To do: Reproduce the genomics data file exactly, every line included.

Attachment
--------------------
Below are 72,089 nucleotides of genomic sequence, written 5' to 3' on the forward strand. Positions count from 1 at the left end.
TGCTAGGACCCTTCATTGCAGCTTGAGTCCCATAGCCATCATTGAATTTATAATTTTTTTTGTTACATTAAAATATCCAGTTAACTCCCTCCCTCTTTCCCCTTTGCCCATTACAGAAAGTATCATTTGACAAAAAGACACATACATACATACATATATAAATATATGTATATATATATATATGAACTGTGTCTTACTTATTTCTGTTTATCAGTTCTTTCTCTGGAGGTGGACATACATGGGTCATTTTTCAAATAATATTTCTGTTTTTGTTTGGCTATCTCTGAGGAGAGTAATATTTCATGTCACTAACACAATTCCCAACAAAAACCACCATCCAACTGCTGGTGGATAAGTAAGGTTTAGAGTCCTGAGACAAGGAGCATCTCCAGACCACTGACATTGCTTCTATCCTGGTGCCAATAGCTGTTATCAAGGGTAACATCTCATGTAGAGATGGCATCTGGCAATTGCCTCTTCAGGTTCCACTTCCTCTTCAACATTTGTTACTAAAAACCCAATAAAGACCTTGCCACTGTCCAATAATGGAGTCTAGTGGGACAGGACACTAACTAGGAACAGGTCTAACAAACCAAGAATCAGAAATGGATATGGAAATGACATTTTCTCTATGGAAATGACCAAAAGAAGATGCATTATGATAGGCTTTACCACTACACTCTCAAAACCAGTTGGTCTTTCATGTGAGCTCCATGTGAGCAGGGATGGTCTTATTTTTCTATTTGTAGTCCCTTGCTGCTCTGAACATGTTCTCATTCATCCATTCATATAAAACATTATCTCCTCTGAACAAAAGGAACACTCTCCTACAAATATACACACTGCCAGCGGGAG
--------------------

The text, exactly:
Below are 72,089 nucleotides of genomic sequence, written 5' to 3' on the forward strand. Positions count from 1 at the left end.
TGCTAGGACCCTTCATTGCAGCTTGAGTCCCATAGCCATCATTGAATTTATAATTTTTTTTGTTACATTAAAATATCCAGTTAACTCCCTCCCTCTTTCCCCTTTGCCCATTACAGAAAGTATCATTTGACAAAAAGACACATACATACATACATATATAAATATATGTATATATATATATATGAACTGTGTCTTACTTATTTCTGTTTATCAGTTCTTTCTCTGGAGGTGGACATACATGGGTCATTTTTCAAATAATATTTCTGTTTTTGTTTGGCTATCTCTGAGGAGAGTAATATTTCATGTCACTAACACAATTCCCAACAAAAACCACCATCCAACTGCTGGTGGATAAGTAAGGTTTAGAGTCCTGAGACAAGGAGCATCTCCAGACCACTGACATTGCTTCTATCCTGGTGCCAATAGCTGTTATCAAGGGTAACATCTCATGTAGAGATGGCATCTGGCAATTGCCTCTTCAGGTTCCACTTCCTCTTCAACATTTGTTACTAAAAACCCAATAAAGACCTTGCCACTGTCCAATAATGGAGTCTAGTGGGACAGGACACTAACTAGGAACAGGTCTAACAAACCAAGAATCAGAAATGGATATGGAAATGACATTTTCTCTATGGAAATGACCAAAAGAAGATGCATTATGATAGGCTTTACCACTACACTCTCAAAACCAGTTGGTCTTTCATGTGAGCTCCATGTGAGCAGGGATGGTCTTATTTTTCTATTTGTAGTCCCTTGCTGCTCTGAACATGTTCTCATTCATCCATTCATATAAAACATTATCTCCTCTGAACAAAAGGAACACTCTCCTACAAATATACACACTGCCAGCGGGAG